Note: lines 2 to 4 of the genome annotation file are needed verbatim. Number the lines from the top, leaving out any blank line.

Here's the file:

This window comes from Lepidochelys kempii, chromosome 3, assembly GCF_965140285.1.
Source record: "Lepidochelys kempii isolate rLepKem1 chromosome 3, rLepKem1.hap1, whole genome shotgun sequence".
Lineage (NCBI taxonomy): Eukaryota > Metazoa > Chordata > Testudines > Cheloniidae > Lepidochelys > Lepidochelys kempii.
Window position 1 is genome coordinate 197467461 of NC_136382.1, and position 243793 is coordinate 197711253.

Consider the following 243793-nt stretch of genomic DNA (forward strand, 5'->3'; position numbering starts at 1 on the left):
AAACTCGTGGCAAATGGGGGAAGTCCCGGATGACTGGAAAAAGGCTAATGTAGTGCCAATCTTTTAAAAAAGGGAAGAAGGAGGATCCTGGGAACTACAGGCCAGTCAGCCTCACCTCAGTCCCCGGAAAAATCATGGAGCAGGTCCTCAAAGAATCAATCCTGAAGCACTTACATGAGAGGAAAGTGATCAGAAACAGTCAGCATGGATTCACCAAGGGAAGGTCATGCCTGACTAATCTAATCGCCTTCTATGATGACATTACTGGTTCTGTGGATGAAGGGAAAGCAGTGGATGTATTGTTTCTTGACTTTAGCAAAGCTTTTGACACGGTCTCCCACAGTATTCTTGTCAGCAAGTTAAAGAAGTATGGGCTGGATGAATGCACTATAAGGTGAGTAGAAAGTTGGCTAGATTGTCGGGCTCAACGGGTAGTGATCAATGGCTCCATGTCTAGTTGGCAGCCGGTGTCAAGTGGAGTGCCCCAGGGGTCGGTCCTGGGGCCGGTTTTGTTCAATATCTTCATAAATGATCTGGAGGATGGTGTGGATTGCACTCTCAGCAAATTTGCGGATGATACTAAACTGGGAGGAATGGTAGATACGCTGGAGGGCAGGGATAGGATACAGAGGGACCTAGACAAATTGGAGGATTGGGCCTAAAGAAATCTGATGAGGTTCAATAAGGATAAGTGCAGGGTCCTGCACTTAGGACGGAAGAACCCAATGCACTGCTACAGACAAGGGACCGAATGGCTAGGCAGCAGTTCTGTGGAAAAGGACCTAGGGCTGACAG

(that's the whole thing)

Source record: "Lepidochelys kempii isolate rLepKem1 chromosome 3, rLepKem1.hap1, whole genome shotgun sequence".
Lineage (NCBI taxonomy): Eukaryota > Metazoa > Chordata > Testudines > Cheloniidae > Lepidochelys > Lepidochelys kempii.
Window position 1 is genome coordinate 197467461 of NC_136382.1, and position 243793 is coordinate 197711253.